Elected mayors are creating more interest in local democracy among the media and voters, according to the conclusions from a collection of essays from the New Local Network. They also show mayors acting as a strong focal point for business and inward investors, acting as decision-makers for the whole community and not just about council services.The collection – “Mayors making A Difference” – includes essays from the mayors of Bedford, Doncaster, Hartlepool, Lewisham, Newham, Stoke-on-Trent and Watford. The collection has been edited by Kiran Dhillon, who said, “The quicker pace of decision-making and their strategic view across their locality means mayors are having a positive impact on service delivery”
The Mayor of Lewisham, Steve Bullock says 69 per cent of local people think the council is doing a good job and that figure has increased for the third consecutive year. “Recognition of the Mayor is at an all time high – at 38 per cent in November 2005, compared to 16 per cent two years previously,” he writes in his essay.
Sir Robin Wales, the Mayor of Newham, suggests that public priorities are given more impetus by elected Mayors. “I am already answerable to the electorate for community safety. I know I’m judged on it even though I have limited room to act. That’s why Newham has seen a transformation in community safety…that could only be achieved through mayoral governance,” he says.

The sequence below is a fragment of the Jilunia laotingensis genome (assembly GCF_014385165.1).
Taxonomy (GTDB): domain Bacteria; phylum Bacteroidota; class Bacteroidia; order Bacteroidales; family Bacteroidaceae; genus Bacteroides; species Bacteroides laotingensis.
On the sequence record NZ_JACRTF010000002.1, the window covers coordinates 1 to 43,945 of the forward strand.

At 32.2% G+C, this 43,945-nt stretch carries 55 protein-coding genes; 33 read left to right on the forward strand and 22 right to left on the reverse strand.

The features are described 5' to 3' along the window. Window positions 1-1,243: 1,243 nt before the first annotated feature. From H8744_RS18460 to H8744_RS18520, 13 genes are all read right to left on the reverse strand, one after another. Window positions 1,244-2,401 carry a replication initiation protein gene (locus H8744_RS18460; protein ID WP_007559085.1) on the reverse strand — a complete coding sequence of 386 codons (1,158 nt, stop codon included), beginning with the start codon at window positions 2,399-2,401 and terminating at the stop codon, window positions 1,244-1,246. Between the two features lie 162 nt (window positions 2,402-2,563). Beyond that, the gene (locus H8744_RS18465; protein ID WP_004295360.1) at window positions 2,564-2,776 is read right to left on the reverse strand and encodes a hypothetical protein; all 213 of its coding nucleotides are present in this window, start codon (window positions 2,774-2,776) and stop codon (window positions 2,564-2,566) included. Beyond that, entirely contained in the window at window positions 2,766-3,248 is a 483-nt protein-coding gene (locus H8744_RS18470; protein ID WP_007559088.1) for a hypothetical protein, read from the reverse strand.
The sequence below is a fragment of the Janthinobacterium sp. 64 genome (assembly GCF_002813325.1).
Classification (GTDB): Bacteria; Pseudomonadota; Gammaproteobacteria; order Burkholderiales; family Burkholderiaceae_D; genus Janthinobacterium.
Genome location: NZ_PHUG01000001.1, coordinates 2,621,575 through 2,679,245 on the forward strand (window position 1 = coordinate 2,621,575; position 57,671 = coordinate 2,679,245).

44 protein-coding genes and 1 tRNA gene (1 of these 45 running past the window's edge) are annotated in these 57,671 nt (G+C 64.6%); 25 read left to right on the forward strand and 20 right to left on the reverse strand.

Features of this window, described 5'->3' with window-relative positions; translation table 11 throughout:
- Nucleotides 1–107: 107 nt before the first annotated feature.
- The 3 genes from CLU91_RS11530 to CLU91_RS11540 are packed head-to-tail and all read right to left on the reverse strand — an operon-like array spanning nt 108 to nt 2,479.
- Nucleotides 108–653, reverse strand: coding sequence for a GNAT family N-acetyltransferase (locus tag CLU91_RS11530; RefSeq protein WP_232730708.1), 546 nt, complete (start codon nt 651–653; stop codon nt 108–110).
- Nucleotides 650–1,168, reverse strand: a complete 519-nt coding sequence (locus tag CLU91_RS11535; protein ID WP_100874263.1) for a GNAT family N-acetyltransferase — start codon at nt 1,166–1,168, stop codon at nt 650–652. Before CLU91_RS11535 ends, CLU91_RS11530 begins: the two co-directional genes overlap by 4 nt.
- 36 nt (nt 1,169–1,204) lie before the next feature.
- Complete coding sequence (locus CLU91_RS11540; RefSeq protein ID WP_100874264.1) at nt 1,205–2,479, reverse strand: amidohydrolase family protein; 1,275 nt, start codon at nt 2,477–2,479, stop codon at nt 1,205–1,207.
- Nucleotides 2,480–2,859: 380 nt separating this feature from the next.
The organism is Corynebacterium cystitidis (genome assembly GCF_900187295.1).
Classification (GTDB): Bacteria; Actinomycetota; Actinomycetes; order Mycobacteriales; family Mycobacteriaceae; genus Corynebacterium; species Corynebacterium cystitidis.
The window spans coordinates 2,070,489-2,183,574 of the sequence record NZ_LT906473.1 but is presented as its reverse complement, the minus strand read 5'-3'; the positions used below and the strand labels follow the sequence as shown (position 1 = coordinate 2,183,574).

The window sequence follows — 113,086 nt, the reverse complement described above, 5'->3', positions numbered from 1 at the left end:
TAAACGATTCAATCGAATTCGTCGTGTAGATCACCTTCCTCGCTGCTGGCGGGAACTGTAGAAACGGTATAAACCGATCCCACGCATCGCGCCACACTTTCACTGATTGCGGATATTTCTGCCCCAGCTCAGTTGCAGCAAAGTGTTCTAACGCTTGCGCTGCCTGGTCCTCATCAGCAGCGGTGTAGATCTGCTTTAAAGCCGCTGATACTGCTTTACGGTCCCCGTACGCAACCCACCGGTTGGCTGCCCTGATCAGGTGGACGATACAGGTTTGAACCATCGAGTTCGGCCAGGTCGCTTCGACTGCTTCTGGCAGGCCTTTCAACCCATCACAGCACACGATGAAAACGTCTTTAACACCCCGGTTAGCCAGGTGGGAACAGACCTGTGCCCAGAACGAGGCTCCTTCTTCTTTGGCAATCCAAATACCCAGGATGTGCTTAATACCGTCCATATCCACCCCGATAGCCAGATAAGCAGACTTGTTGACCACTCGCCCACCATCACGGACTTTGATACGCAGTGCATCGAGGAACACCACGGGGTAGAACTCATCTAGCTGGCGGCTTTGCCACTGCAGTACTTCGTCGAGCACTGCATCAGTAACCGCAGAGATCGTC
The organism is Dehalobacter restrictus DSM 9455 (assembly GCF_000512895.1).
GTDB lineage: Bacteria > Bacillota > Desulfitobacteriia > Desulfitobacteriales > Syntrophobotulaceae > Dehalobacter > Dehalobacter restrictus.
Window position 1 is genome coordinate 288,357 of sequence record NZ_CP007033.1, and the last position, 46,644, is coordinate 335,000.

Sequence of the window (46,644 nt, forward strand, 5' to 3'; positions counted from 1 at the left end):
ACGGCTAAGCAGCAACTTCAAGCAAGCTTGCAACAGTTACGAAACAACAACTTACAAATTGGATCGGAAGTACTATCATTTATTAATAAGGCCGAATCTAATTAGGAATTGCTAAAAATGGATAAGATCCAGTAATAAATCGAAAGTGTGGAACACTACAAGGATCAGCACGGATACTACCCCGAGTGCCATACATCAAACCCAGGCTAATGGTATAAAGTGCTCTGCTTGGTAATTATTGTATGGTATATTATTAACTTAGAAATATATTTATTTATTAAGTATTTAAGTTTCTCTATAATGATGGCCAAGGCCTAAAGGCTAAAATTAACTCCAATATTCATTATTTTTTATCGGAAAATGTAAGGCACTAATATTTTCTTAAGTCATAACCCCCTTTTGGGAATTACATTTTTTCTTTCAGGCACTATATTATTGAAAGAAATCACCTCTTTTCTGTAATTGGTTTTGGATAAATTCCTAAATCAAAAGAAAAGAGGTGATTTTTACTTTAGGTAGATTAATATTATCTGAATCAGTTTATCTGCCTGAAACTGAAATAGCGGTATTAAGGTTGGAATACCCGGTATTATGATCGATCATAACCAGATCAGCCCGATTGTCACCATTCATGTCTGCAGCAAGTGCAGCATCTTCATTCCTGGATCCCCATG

In a foreword to the report, the only current city mayor outside London, Mark Meredith from Stoke-on-Trent highlights the positive impact mayors can have on regeneration and economic development. In a final chapter, Kiran Dhillon, looks at the lessons from the Mayoral experience that could be transferred to other form of local leadership. “These essays pick up on some of the unique features of mayoral governance. It is clear, however, that some of the lessons are transferable to other types of political leadership, for example, directly elected cabinets and city region-mayors,” she concludes